gms | German Medical Science

83. Jahresversammlung der Deutschen Gesellschaft für Hals-Nasen-Ohren-Heilkunde, Kopf- und Hals-Chirurgie e. V.

Deutsche Gesellschaft für Hals-Nasen-Ohren-Heilkunde, Kopf- und Hals-Chirurgie e. V.

16.05. - 20.05.2012, Mainz

Osteomyelitis of the frontal bone secondary to acute sinusitis in a 5-year-old boy

Meeting Abstract

German Society of Oto-Rhino-Laryngology, Head and Neck Surgery. 83rd Annual Meeting of the German Society of Oto-Rhino-Laryngology, Head and Neck Surgery. Mainz, 16.-20.05.2012. Düsseldorf: German Medical Science GMS Publishing House; 2012. Doc12hno52

DOI: 10.3205/12hno52, URN: urn:nbn:de:0183-12hno529

Veröffentlicht: 23. Juli 2012

© 2012 Ondruschka et al.
Dieser Artikel ist ein Open Access-Artikel und steht unter den Creative Commons Lizenzbedingungen (http://creativecommons.org/licenses/by-nc-nd/3.0/deed.de). Er darf vervielfältigt, verbreitet und öffentlich zugänglich gemacht werden, vorausgesetzt dass Autor und Quelle genannt werden.


Gliederung

Text

Introduction: Osteomyelitis of the frontal bone is a rare sinunasal complication in childhood. Possible development of an epidural or intracerebral abscess formation requires earliest operation. The combination of computed tomography and magnetic resonance imaging seem to be necessary to get optimal overview of all bone and brain alterations.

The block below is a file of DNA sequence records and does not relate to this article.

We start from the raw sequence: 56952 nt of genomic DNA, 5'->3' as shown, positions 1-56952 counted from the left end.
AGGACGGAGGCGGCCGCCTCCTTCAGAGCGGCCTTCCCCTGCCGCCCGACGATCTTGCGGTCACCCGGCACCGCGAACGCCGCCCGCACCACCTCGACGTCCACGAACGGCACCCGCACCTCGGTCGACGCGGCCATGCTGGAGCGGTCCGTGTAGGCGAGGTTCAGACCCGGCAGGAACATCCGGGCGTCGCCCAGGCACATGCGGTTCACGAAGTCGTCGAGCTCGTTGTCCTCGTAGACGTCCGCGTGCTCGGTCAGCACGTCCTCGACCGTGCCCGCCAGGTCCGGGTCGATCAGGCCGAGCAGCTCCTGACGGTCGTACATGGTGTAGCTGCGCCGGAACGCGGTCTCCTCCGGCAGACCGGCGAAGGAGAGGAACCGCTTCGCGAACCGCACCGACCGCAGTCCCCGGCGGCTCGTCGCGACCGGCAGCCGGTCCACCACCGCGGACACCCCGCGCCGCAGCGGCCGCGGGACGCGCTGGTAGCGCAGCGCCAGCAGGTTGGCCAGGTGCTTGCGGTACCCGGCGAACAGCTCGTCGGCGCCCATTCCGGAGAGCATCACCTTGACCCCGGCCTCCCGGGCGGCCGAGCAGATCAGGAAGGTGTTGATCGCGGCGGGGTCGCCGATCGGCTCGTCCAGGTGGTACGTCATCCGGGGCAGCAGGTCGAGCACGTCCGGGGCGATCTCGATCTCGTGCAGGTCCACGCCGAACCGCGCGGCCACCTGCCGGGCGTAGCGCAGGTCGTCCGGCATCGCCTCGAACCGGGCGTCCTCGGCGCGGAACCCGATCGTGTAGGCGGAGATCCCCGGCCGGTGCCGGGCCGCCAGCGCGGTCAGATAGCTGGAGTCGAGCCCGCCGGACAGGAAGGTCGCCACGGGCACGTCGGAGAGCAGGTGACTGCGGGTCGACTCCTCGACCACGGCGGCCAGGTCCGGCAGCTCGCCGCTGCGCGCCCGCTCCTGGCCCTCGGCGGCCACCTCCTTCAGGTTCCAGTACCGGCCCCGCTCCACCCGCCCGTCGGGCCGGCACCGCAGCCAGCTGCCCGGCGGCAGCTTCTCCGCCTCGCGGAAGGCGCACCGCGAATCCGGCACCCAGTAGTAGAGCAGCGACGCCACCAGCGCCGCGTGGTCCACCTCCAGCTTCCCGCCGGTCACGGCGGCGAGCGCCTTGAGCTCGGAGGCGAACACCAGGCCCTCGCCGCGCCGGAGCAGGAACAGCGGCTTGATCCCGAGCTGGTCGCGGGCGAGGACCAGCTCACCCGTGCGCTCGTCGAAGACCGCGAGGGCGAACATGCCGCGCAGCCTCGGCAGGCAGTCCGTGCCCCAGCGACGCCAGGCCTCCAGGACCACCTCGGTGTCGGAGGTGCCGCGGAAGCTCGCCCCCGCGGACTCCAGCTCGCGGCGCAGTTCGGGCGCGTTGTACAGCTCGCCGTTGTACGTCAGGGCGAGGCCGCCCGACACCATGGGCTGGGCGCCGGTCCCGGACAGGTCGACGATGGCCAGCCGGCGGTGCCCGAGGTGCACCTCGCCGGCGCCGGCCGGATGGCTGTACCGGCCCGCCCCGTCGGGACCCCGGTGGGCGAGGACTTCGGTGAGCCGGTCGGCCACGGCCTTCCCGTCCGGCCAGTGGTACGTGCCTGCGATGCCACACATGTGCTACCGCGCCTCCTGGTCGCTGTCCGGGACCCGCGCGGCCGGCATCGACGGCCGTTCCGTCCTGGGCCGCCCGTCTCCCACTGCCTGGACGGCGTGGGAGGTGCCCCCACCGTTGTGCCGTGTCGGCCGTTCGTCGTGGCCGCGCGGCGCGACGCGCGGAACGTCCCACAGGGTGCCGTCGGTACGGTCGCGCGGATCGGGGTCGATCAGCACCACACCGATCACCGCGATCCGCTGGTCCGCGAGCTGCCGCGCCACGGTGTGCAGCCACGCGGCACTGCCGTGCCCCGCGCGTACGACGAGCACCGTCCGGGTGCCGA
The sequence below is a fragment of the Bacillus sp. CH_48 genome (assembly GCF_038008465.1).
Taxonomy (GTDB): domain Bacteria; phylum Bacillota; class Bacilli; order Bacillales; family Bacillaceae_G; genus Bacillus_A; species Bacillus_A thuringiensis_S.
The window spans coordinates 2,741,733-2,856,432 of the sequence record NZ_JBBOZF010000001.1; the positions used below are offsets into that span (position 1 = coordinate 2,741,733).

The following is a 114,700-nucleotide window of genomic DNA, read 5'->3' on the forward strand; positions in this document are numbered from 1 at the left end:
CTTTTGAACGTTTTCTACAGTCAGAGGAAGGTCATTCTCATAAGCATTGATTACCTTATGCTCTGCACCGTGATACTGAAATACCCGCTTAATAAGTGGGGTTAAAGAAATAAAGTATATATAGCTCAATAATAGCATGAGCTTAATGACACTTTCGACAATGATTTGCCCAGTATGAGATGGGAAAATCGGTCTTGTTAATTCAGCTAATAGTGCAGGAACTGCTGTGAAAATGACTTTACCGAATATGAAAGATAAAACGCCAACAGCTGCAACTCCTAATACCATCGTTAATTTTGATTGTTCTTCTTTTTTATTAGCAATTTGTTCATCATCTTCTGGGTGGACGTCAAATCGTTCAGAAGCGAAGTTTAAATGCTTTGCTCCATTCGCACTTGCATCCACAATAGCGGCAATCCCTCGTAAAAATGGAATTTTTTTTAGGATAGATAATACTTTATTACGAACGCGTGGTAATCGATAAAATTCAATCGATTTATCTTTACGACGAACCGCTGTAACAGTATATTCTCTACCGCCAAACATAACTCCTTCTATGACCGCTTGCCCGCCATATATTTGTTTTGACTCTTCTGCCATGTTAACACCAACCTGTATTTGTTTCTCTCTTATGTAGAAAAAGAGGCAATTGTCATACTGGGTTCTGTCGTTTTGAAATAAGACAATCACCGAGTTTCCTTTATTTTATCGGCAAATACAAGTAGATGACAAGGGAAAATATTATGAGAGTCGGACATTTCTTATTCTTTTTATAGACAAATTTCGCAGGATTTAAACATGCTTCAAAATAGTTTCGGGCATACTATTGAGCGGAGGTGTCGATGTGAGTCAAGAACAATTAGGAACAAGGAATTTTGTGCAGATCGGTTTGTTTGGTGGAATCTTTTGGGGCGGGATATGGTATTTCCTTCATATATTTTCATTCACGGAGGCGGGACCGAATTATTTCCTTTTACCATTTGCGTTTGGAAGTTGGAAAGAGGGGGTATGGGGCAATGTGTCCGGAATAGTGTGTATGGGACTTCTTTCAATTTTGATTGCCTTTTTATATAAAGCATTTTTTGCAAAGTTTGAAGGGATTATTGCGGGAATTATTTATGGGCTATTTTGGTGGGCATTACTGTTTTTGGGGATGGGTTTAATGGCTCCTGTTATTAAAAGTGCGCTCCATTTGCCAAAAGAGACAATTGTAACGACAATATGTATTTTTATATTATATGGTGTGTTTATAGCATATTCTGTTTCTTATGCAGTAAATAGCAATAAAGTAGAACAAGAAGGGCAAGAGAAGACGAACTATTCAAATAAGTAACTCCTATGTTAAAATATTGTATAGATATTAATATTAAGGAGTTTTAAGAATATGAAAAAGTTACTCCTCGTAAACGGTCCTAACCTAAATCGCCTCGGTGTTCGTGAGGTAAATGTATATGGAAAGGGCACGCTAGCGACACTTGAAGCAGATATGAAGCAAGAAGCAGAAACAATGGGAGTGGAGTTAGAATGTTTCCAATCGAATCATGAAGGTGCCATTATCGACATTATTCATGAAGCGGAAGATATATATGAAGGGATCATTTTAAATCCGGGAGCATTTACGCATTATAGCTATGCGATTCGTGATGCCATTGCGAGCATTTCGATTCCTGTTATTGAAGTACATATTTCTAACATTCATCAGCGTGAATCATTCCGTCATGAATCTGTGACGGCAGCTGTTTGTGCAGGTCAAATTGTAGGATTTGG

Case history: A 5-year-old boy complaining of rapid ongoing swelling of his forehead was admitted to our hospital. A few days ago he presented a slight respiratory infection. During physical examination a dolent, doughy frontal fluctuation about 5 x 5 cm was detected, no other abnormalities. Neither meningism nor pathological rhinorrhea did occur. The boy was in a good general condition. Computed tomography revealed a liquid frontal alteration and osteolytic change of the external and internal frontal tabulae. Existing sinus of the right side had been involved. The MRI demonstrated a right frontal meningeal enhancement. Suspected osteomyelitis of the frontal bone including right epidural abscess formation due to an acute pansinusitis lead to a surgical treatment.

Conclusion: Even in not yet present sinuses a simple respiratory infection may lead to an osteomyelitis of the frontal bone via a retrograde thrombophlebitis. Secondary to its distincted spongiosa the frontal bone seems to be predestinated for osteolytic alterations.